8th: At play and at fire it is good manners to give place to the last comer, and affect not to speak louder than ordinary.
A DAVIS HAPPENING
31 August 2004
Davis is a town that lets no event go un-celebrated.
I have not participated in a lot of these happenings. I've always been sorry that when the new freeway overpass and toad tunnel opened, I didn't go with Walt to the big to-do, with bands and streamers and hoopla. We know how to party in this town.
But when I learned on Saturday that there was going to be an official Dog Park Dedication on Sunday, complete with city council members in attendance, I knew I had to be there.
The problem was the happening in Berkeley, 80 miles away, taking place the same day. But we figured we could arrive in Berkeley by noon, visit and eat barbeque, and get home by 5, when the park dedication was scheduled.
We had not planned on car trouble, of course, but in the end we were able to get home shortly before 5. We did not, however, want to drive to the dog park, afraid that we'd end up with a dead car down there, so we walked.
Now while it had been downright cold in Berkeley, it was 99° in the shade of our carport thermometer when we arrived home. I was definitely not dressed for heat, but we got Sheila and headed down to the dog park anyway. It's not far--about half a mile.
The air had that stillness that it gets on hot days, when nothing moves and you gradually become aware that you are the only idiot out walking when the sun shining down on you reaches triple digits.
The dog park is situated past the pool, past the picnic area, behind a little hillock, so you have to practically be there before you actually see it. We were getting concerned as we walked through the park because there wasn't another soul to be seen--just we two idiots walking the dog in the hot sun. Even Sheila, who usually gets very excited when we get to the park, had a look of disbelief that we would expect her to walk in this heat.
Walt offered to go on ahead to make sure that there really was something happening, but I told him that even if there was nothing, Sheila would expect to run around for a bit, and so we continued to trudge (Well, they walked, by this time, I was trudging).
We we rounded the last hillock, there it was. There was indeed a dedication. Balloons, people, propaganda tables, and dogs. Lots and lots and lots of dogs.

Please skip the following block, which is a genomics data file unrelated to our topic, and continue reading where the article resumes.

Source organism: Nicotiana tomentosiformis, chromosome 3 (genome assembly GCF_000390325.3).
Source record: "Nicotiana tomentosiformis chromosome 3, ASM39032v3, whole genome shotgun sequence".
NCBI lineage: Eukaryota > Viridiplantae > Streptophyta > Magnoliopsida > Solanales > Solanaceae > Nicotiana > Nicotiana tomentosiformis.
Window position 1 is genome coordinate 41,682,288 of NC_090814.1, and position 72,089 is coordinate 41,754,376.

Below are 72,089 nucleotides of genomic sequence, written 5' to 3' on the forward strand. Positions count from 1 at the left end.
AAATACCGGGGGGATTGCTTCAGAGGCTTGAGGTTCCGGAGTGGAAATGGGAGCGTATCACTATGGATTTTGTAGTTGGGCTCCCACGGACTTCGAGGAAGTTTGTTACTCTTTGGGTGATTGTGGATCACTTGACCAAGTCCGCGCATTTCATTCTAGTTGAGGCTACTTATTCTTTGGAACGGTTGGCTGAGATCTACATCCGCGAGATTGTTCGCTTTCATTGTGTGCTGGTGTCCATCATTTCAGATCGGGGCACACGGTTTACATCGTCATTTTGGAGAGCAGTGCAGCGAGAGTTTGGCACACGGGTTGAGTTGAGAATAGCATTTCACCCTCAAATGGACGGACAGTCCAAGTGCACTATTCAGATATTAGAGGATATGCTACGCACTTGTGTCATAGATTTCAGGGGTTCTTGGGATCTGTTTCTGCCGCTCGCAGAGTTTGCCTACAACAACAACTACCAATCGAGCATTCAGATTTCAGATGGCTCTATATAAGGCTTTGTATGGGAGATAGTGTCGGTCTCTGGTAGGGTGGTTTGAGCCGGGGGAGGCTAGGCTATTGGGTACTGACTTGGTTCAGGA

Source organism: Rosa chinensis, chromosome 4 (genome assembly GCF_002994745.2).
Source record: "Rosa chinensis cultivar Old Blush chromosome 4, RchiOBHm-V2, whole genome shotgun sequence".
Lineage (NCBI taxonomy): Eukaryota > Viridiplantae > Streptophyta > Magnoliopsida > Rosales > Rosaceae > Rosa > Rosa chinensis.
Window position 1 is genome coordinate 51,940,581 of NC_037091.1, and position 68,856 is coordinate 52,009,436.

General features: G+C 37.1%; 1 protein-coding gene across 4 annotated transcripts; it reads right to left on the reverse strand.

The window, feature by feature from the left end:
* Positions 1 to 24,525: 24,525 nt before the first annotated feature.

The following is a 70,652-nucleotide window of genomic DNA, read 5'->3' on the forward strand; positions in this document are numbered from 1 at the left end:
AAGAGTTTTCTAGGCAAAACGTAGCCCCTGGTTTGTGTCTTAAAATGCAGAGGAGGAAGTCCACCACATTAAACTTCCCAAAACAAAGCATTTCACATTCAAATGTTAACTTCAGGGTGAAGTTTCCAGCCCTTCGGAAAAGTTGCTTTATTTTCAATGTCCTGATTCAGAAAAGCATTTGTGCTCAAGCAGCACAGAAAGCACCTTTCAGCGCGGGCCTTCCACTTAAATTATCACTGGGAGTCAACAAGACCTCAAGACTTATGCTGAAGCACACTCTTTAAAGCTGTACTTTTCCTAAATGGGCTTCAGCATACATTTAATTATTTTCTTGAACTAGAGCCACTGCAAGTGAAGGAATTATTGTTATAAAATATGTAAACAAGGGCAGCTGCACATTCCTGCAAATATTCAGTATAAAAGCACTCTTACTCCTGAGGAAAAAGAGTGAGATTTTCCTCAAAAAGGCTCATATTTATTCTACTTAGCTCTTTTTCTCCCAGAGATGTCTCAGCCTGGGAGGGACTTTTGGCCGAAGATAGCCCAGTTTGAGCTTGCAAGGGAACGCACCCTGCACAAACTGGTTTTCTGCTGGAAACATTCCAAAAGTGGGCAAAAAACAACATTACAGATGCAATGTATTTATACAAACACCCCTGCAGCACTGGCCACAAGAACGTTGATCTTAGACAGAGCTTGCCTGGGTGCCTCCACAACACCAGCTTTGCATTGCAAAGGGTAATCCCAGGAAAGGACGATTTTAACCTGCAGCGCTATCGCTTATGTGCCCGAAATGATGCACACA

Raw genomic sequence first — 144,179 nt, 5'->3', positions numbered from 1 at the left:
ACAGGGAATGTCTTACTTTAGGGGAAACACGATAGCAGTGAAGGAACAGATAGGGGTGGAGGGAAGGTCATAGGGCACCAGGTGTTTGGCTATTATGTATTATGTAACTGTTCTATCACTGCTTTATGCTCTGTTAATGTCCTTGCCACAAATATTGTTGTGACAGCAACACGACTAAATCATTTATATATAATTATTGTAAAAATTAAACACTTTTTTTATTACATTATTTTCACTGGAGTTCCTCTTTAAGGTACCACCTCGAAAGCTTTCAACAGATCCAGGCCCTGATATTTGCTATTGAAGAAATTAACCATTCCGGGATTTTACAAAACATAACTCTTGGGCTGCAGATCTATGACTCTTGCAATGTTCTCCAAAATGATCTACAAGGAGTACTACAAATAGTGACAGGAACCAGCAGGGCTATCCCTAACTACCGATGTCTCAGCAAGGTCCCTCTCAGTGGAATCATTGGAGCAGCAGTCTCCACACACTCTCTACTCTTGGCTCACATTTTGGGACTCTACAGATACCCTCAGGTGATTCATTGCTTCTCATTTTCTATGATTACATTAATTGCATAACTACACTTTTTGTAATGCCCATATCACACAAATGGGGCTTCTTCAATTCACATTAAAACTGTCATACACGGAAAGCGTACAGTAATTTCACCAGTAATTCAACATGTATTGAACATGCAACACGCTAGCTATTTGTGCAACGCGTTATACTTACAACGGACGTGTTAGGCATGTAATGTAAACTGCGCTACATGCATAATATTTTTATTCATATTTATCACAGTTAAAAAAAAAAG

And more people came as the time passed. At one point I counted 17 dogs and then so many more came that, with everybody in constant motion, I couldn't possibly count them. Mostly they stayed by the fence, where the owners were hanging out trying to get a bit of shade, so I never could get a good "mass of dogs" photo.
Some dogs even came dressed up for the event.
Because this was a Davis event, and because What To Do About Dogs has been such a hot issue in town (some towns argue about what to do about the homeless, or how to improve the schools or whether or not to repave roads; we argue about dogs), there were petitions to sign, and lots of conversations about who is plotting to destroy the dog parks, etc.
There were free samples of natural dog treats (doggie hummus), and places to sign up for training and agility classes, and t-shirts for sale.
The dogs didn't care, of course. They were just eager to see who the new kids were that were coming to play.
Sheila, oddly enough, didn't play all that much. She seemed overwhelmed by the sheer number of buddies around her until someone arrived with a squeak toy and she took that over and just lay in the grass squeaking it.
There were, of course, speeches. And promises of bigger and better dog parks. Dog parks everywhere throughout the city. A virtual cornucopia of dog parks. We all applauded.
Then it was time to throw out the ceremonial balls. The mayor and three members of the city council each had a tennis ball and there were four dogs chosen to chase them. I can't believe that the organizer actually said "we'll have these four dogs chase the balls and the other dogs can stand aside." Yeah. Right. So the balls were tossed and all the dogs chased them, but it was just fun.
We finally decided that we'd had enough partying and trudged on home again. By this time I had been standing or walking most of the day, what with having to walk home from the dog park in the morning when the car wouldn't start, not being able to sit at the barbecue, and this walk to the dog park. My body was really starting to complain. The knee felt like it had a tight wire wound around it and I just longed for a transporter so I wouldn't have to walk the half mile back home again in the heat.
But I'm glad that we went. I collapsed when we got home again and was asleep before the Olympics closing ceremonies had hardly begun. I'd already had enough partying for one day. The Greeks would have to celebrate without me.